The Baltimore office of the National Labor Relations Board has issued an unfair labor practice complaint against Harbor Cruises Ltd., owner of the Bay Lady and Lady Baltimore tour boats.
The NLRB said it would bring to trial allegations that the dinner cruise company's managers improperly intimidated waiters into voting against a unionizing drive, then fired union supporters after the drive failed.
Beverly Stappler, co-owner of the dinner cruise company, yesterday insisted she and her managers had done nothing wrong.
She said she didn't understand why the union and the board were pursuing the case after the employees had voted against the union.
"We are not anti-union at all," Ms. Stappler said, adding that some of the NLRB's allegations were "a bald-faced lie."
"We don't understand why the union is not accepting the vote." The continuing battle over the organizing drive is "diverting our minds, creating an expense for no reason," she said.
In March, the waiters and waitresses who work on the boats, which take tourists around the Inner Harbor, voted 20-17 against an organizing drive by the International Union of Operating Engineers Local 37.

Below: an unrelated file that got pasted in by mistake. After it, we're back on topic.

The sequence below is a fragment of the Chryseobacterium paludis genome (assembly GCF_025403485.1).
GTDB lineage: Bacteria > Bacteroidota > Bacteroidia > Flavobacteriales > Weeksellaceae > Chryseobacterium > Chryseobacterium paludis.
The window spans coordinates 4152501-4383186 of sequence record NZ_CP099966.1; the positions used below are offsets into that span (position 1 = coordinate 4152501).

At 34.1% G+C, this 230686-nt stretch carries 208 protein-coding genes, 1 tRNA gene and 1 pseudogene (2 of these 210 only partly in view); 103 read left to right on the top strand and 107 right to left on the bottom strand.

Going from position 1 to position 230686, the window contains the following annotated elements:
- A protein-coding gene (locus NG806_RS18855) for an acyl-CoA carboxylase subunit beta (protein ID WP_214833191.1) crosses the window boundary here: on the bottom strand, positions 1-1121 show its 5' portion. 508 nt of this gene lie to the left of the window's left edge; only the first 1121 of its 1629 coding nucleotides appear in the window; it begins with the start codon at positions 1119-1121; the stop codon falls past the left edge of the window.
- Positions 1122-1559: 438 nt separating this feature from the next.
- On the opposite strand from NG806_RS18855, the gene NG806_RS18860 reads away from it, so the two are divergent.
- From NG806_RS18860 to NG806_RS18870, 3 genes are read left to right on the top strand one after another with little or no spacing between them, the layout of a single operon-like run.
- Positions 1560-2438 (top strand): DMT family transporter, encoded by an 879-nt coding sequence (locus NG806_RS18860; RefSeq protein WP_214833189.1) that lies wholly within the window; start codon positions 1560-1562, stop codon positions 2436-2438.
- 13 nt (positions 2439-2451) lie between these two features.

In a filing dated Aug. 25, the NLRB charged that boat managers told employees that the Stappler family "would go to any lengths to frustrate the union's attempt," and that the union's demands for health and vacation benefits would put the company out of business. Harbor Cruise Ltd. also intimidated the workers, the NLRB alleged. For example, the complaint says,managers threatened to force a strike if workers joined the union, then hire permanent replacement workers.
The NLRB also said the managers started cutting hours and firing workers who had supported the union as soon as the vote was over.
John Singleton, attorney for the union, said most of the workers actually supported the union because they believed managers were arbitrarily assigning shifts and had changed the tipping policy to reduce waiters' take-home pay.
But, he said, the workers ended up narrowly defeating the organizing drive because "a lot of people were scared by the threats" and warnings that the union would never win a contract.
Mr. Singleton said he hoped the trial, which will be held before a federal administrative law judge, would be over by November.
He said he hopes to win reinstatement for the fired employees and a new union vote by next spring.